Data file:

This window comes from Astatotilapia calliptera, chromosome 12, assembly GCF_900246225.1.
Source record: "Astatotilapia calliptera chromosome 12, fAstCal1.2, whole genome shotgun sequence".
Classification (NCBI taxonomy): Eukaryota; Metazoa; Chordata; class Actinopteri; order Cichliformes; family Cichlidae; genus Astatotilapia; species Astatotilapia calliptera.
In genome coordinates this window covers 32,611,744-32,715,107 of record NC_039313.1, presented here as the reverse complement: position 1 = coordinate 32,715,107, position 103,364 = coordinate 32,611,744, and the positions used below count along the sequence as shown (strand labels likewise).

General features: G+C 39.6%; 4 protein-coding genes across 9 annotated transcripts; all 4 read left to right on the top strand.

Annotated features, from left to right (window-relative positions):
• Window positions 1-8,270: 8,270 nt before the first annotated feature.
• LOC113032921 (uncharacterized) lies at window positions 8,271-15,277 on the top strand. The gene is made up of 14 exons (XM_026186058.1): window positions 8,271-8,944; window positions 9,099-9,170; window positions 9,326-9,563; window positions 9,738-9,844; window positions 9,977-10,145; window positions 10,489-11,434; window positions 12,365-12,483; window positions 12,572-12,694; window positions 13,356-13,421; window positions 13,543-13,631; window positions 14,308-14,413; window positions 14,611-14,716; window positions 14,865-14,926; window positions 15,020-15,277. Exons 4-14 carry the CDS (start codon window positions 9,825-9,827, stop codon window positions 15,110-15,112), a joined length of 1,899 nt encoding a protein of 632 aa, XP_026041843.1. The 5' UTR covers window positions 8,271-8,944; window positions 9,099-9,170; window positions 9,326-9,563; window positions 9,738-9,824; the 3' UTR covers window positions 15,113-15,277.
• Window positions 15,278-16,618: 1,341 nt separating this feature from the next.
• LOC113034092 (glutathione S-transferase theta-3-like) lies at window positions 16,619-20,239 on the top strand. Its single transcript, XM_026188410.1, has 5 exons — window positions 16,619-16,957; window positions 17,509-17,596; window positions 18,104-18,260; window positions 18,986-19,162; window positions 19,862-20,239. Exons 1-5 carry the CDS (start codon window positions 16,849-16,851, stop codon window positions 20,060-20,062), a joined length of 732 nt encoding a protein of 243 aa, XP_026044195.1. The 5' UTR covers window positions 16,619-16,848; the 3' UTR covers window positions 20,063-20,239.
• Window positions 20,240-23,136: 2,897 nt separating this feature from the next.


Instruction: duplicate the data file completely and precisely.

This window comes from Astatotilapia calliptera, chromosome 12, assembly GCF_900246225.1.
Source record: "Astatotilapia calliptera chromosome 12, fAstCal1.2, whole genome shotgun sequence".
Classification (NCBI taxonomy): Eukaryota; Metazoa; Chordata; class Actinopteri; order Cichliformes; family Cichlidae; genus Astatotilapia; species Astatotilapia calliptera.
In genome coordinates this window covers 32,611,744-32,715,107 of record NC_039313.1, presented here as the reverse complement: position 1 = coordinate 32,715,107, position 103,364 = coordinate 32,611,744, and the positions used below count along the sequence as shown (strand labels likewise).

General features: G+C 39.6%; 4 protein-coding genes across 9 annotated transcripts; all 4 read left to right on the top strand.

Annotated features, from left to right (window-relative positions):
• Window positions 1-8,270: 8,270 nt before the first annotated feature.
• LOC113032921 (uncharacterized) lies at window positions 8,271-15,277 on the top strand. The gene is made up of 14 exons (XM_026186058.1): window positions 8,271-8,944; window positions 9,099-9,170; window positions 9,326-9,563; window positions 9,738-9,844; window positions 9,977-10,145; window positions 10,489-11,434; window positions 12,365-12,483; window positions 12,572-12,694; window positions 13,356-13,421; window positions 13,543-13,631; window positions 14,308-14,413; window positions 14,611-14,716; window positions 14,865-14,926; window positions 15,020-15,277. Exons 4-14 carry the CDS (start codon window positions 9,825-9,827, stop codon window positions 15,110-15,112), a joined length of 1,899 nt encoding a protein of 632 aa, XP_026041843.1. The 5' UTR covers window positions 8,271-8,944; window positions 9,099-9,170; window positions 9,326-9,563; window positions 9,738-9,824; the 3' UTR covers window positions 15,113-15,277.
• Window positions 15,278-16,618: 1,341 nt separating this feature from the next.
• LOC113034092 (glutathione S-transferase theta-3-like) lies at window positions 16,619-20,239 on the top strand. Its single transcript, XM_026188410.1, has 5 exons — window positions 16,619-16,957; window positions 17,509-17,596; window positions 18,104-18,260; window positions 18,986-19,162; window positions 19,862-20,239. Exons 1-5 carry the CDS (start codon window positions 16,849-16,851, stop codon window positions 20,060-20,062), a joined length of 732 nt encoding a protein of 243 aa, XP_026044195.1. The 5' UTR covers window positions 16,619-16,848; the 3' UTR covers window positions 20,063-20,239.
• Window positions 20,240-23,136: 2,897 nt separating this feature from the next.